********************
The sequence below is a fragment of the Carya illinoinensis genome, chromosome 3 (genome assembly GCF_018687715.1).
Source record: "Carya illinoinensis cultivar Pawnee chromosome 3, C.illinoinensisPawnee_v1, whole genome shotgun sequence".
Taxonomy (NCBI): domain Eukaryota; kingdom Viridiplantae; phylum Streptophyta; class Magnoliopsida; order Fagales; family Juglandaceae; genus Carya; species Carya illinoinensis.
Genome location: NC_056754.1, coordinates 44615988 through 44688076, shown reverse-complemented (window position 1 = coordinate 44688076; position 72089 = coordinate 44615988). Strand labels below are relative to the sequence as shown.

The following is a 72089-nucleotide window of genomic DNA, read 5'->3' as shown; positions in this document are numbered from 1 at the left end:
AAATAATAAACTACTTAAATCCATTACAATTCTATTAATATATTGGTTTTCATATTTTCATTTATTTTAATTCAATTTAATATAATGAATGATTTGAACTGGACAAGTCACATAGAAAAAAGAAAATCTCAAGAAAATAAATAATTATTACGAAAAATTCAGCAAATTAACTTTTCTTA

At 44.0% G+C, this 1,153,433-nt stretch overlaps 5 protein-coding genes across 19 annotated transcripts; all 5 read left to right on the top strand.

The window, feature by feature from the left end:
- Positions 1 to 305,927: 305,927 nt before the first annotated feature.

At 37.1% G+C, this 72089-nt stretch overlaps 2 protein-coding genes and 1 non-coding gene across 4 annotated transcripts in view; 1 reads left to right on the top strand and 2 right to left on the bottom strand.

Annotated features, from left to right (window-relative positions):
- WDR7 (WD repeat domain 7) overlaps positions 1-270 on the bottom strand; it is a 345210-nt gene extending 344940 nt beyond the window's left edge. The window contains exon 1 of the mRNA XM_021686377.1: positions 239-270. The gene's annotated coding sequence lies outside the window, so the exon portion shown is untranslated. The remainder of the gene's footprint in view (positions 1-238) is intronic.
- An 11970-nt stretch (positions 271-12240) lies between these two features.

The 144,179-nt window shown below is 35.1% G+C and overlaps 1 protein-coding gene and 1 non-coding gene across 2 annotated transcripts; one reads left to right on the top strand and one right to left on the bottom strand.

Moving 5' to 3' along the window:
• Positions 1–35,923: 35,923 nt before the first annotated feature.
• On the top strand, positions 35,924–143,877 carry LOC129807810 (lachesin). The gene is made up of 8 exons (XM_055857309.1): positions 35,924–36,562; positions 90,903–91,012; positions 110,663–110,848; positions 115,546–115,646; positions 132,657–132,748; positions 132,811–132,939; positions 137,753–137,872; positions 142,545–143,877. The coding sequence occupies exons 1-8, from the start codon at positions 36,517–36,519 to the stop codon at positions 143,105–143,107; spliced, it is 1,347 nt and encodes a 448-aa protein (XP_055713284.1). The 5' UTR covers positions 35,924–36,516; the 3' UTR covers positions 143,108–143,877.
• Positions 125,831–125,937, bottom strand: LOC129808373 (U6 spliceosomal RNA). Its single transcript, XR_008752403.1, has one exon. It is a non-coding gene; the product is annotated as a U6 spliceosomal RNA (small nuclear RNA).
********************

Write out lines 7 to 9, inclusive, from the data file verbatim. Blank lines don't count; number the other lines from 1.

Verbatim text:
At 44.0% G+C, this 1,153,433-nt stretch overlaps 5 protein-coding genes across 19 annotated transcripts; all 5 read left to right on the top strand.

The window, feature by feature from the left end:
- Positions 1 to 305,927: 305,927 nt before the first annotated feature.